Yellowknife company ArTech Engrave is now selling its own face shields as personal protective equipment (PPE) in the Covid-19 era.
Made of a plastic called polyethylene terephthalate glycol, or PET-G, the shields are intended for non-medical use in settings where people work in close quarters with others.
“(They can be used) in salons, spas, and for everyday use if people choose to use them instead of face masks,” said ArTech owner Jane Arychuk, on Monday.
Going for $20 apiece, her company has already sold about 120 shields to individuals and groups, including the NWT Disabilities Council and NWT Inclusion.
A total of 250 of the items were manufactured in Inuvik by the Arts, Crafts and Technology Micro-manufacturing Centre and shipped south to Yellowknife, where ArTech packaged them. Customers can assemble the shields at home.
The company, based in the Kam Lake area, worked with the Aurora Research Institute in Inuvik on a design that could be approved for use by chief public health officer Kami Kandola as a shield.
Kandola authorized ArTech and Poison Graphics in Hay River to create the shields that met Health Canada specifications, the GNWT said in a news release on Monday.
“We’re thrilled that we were able to come up with a design that works for non-medical use and that we can help out companies as they reopen and keep their staff and customers safe,” said Arychuk.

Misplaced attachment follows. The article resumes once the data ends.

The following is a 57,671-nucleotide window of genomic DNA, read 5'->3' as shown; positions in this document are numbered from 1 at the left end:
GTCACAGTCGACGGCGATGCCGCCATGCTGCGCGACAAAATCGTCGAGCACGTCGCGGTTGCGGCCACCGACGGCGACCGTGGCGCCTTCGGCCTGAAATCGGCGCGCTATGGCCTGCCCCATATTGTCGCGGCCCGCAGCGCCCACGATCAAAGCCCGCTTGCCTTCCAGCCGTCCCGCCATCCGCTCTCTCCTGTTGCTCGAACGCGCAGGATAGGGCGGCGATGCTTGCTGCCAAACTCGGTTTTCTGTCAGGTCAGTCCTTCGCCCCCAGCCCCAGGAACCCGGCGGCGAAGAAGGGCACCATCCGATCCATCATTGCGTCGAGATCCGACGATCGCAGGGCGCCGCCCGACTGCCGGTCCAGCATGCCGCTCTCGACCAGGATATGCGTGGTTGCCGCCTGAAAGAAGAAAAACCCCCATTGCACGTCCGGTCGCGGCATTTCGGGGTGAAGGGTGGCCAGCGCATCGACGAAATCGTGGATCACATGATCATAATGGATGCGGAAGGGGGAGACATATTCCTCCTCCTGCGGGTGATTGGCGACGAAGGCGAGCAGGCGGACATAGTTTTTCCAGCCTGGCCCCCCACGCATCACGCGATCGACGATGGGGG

The new shields are part of a growing trend for producing PPE, sanitary items and other supportive devices in the NWT for use during the Covid-19 pandemic.
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At least 30 individuals and companies across the NWT are manufacturing such items, including face masks, shields, hand sanitizer and disinfectants.
The Department of Industry, Tourism and Investment (ITI) is also offering assistance through its Support for Entrepreneurs and Economic Development (SEED) program for companies and artists who want to manufacture PPE and non-medical masks.
Addressing the local production of PPE, Katrina Nokleby, minister of ITI, said buying locally is more important than ever.
“It is important for us to consider how much economic stimulus exists within our own procurement policies and practices,” she said. “Physical distancing measures are likely to be in place for a long time, and additional PPE will be required for many businesses as they prepare to reopen. It makes good economic sense for NWT businesses to supply this local demand.”